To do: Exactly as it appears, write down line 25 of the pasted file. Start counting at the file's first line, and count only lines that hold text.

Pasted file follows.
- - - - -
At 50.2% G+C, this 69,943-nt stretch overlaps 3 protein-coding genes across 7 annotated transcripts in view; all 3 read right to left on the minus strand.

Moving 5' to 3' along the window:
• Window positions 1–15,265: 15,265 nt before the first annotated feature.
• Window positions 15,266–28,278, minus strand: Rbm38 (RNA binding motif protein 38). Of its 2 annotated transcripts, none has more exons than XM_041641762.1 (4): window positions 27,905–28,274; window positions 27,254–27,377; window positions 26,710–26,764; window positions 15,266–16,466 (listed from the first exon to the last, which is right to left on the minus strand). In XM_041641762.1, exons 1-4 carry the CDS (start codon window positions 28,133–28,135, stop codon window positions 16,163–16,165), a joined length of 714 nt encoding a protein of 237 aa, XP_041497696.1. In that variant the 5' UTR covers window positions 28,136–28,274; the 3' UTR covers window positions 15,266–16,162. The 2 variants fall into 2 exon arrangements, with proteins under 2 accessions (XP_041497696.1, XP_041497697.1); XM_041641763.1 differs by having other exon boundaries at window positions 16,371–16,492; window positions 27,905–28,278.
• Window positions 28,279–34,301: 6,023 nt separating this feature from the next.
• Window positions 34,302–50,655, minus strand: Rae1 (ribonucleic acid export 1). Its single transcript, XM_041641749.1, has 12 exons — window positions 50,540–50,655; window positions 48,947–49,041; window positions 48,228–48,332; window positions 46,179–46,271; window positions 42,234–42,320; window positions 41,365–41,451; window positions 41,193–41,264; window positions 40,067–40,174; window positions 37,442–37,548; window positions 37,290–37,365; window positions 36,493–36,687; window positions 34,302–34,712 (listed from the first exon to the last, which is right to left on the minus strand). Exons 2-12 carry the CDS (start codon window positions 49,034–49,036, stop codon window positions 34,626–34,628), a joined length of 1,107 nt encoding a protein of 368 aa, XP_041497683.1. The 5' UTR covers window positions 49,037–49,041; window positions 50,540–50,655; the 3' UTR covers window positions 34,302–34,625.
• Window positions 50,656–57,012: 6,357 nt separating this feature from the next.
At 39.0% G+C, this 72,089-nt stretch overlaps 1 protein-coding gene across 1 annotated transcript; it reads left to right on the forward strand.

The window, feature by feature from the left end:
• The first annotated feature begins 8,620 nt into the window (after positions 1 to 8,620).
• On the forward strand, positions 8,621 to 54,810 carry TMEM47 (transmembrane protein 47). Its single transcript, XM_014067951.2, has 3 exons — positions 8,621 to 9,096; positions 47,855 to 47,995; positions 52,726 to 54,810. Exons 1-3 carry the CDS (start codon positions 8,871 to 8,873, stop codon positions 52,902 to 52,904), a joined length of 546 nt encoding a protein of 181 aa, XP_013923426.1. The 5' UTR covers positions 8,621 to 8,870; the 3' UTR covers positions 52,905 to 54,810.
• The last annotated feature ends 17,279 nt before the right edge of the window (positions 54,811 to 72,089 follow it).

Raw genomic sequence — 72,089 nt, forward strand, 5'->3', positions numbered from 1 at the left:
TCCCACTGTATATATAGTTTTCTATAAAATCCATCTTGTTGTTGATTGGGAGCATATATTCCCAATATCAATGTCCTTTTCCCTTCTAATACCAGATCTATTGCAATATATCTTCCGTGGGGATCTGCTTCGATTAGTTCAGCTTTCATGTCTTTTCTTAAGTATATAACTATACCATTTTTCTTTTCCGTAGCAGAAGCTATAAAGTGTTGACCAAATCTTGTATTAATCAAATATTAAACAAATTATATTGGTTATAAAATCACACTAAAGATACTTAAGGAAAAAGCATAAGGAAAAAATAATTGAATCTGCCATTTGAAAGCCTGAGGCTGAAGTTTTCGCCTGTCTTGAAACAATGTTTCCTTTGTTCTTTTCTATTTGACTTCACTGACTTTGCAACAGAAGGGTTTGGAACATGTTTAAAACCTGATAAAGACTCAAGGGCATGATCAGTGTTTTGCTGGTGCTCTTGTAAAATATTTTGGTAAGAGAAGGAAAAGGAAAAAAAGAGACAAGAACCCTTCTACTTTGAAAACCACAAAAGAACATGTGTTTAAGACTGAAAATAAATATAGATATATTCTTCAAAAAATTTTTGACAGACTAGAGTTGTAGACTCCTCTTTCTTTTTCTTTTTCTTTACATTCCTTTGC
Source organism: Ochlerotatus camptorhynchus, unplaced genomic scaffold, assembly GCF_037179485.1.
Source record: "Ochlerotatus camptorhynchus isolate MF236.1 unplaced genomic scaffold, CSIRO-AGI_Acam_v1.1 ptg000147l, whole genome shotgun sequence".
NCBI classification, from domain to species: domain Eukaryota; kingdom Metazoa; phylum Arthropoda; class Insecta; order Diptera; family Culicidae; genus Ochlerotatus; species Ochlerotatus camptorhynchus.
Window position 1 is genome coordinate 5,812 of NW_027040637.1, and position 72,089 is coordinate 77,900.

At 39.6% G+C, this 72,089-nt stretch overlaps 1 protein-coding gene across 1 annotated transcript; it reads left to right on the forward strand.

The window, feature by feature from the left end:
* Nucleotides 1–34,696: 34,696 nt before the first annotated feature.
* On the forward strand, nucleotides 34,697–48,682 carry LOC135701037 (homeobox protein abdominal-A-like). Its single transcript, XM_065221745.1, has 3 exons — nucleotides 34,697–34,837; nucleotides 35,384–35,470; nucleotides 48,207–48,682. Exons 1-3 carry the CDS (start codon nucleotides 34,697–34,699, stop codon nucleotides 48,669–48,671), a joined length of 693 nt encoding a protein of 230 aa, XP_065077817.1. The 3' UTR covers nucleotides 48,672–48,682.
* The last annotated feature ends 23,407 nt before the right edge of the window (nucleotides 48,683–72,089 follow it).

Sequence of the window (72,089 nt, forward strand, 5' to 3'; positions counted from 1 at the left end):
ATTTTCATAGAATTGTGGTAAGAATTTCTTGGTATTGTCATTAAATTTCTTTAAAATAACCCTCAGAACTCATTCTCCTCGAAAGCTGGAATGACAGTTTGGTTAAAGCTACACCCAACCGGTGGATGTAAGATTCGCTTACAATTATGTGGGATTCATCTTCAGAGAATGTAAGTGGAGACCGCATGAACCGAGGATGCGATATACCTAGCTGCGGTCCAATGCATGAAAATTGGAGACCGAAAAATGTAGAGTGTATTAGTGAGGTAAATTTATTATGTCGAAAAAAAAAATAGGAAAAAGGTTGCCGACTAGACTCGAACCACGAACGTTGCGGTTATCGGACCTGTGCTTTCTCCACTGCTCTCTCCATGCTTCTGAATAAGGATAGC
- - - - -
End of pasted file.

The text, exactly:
ATTTTCATAGAATTGTGGTAAGAATTTCTTGGTATTGTCATTAAATTTCTTTAAAATAACCCTCAGAACTCATTCTCCTCGAAAGCTGGAATGACAGTTTGGTTAAAGCTACACCCAACCGGTGGATGTAAGATTCGCTTACAATTATGTGGGATTCATCTTCAGAGAATGTAAGTGGAGACCGCATGAACCGAGGATGCGATATACCTAGCTGCGGTCCAATGCATGAAAATTGGAGACCGAAAAATGTAGAGTGTATTAGTGAGGTAAATTTATTATGTCGAAAAAAAAAATAGGAAAAAGGTTGCCGACTAGACTCGAACCACGAACGTTGCGGTTATCGGACCTGTGCTTTCTCCACTGCTCTCTCCATGCTTCTGAATAAGGATAGC